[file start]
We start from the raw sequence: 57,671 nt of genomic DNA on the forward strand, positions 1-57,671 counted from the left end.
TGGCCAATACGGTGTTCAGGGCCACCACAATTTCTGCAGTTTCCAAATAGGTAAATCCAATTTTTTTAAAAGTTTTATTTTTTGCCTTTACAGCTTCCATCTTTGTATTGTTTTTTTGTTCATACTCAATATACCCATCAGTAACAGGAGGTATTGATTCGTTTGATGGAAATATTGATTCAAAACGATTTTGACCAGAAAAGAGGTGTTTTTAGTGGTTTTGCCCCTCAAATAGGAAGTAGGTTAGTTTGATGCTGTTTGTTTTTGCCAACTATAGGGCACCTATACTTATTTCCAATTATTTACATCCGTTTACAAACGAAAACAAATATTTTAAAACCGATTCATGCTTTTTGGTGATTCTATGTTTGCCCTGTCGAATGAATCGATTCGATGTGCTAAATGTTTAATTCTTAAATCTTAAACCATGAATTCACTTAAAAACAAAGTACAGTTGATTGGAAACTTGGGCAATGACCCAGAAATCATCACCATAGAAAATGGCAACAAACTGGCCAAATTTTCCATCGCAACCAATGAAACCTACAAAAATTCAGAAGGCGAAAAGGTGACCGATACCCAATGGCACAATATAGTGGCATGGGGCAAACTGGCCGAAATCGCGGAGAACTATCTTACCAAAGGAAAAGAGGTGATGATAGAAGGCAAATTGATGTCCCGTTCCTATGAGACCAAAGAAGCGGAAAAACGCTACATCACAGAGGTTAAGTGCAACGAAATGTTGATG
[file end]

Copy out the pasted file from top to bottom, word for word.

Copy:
We start from the raw sequence: 57,671 nt of genomic DNA on the forward strand, positions 1-57,671 counted from the left end.
TGGCCAATACGGTGTTCAGGGCCACCACAATTTCTGCAGTTTCCAAATAGGTAAATCCAATTTTTTTAAAAGTTTTATTTTTTGCCTTTACAGCTTCCATCTTTGTATTGTTTTTTTGTTCATACTCAATATACCCATCAGTAACAGGAGGTATTGATTCGTTTGATGGAAATATTGATTCAAAACGATTTTGACCAGAAAAGAGGTGTTTTTAGTGGTTTTGCCCCTCAAATAGGAAGTAGGTTAGTTTGATGCTGTTTGTTTTTGCCAACTATAGGGCACCTATACTTATTTCCAATTATTTACATCCGTTTACAAACGAAAACAAATATTTTAAAACCGATTCATGCTTTTTGGTGATTCTATGTTTGCCCTGTCGAATGAATCGATTCGATGTGCTAAATGTTTAATTCTTAAATCTTAAACCATGAATTCACTTAAAAACAAAGTACAGTTGATTGGAAACTTGGGCAATGACCCAGAAATCATCACCATAGAAAATGGCAACAAACTGGCCAAATTTTCCATCGCAACCAATGAAACCTACAAAAATTCAGAAGGCGAAAAGGTGACCGATACCCAATGGCACAATATAGTGGCATGGGGCAAACTGGCCGAAATCGCGGAGAACTATCTTACCAAAGGAAAAGAGGTGATGATAGAAGGCAAATTGATGTCCCGTTCCTATGAGACCAAAGAAGCGGAAAAACGCTACATCACAGAGGTTAAGTGCAACGAAATGTTGATG